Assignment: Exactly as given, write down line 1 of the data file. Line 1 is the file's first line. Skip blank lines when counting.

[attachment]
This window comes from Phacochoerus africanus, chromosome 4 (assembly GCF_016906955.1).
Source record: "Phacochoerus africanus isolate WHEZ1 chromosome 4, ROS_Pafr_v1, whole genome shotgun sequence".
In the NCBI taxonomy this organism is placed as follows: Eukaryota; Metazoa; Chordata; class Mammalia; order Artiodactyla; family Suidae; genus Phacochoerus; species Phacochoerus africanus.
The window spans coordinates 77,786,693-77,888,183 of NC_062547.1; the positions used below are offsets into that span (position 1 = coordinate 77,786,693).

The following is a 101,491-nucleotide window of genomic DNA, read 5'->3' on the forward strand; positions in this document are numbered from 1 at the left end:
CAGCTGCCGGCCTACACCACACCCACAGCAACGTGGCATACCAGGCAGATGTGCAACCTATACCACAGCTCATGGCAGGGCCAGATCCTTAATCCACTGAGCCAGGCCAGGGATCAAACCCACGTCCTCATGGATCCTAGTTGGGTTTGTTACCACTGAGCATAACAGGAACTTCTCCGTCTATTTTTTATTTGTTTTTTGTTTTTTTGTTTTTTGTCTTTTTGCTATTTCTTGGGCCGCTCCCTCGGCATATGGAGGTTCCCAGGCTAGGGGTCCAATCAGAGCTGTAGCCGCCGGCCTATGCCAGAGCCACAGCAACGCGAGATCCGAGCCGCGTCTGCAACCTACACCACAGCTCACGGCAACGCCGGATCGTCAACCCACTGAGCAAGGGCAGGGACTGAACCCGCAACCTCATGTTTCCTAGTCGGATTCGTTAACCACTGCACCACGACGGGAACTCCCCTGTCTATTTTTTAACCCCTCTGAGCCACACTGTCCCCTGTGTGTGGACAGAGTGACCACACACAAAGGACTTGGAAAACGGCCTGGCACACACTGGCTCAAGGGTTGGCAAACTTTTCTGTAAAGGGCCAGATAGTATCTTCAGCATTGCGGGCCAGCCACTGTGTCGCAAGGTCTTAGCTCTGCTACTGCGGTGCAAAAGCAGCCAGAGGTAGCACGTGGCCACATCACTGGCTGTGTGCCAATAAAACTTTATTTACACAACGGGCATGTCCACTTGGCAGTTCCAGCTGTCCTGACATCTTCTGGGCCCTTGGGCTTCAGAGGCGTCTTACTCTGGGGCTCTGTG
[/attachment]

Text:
This window comes from Phacochoerus africanus, chromosome 4 (assembly GCF_016906955.1).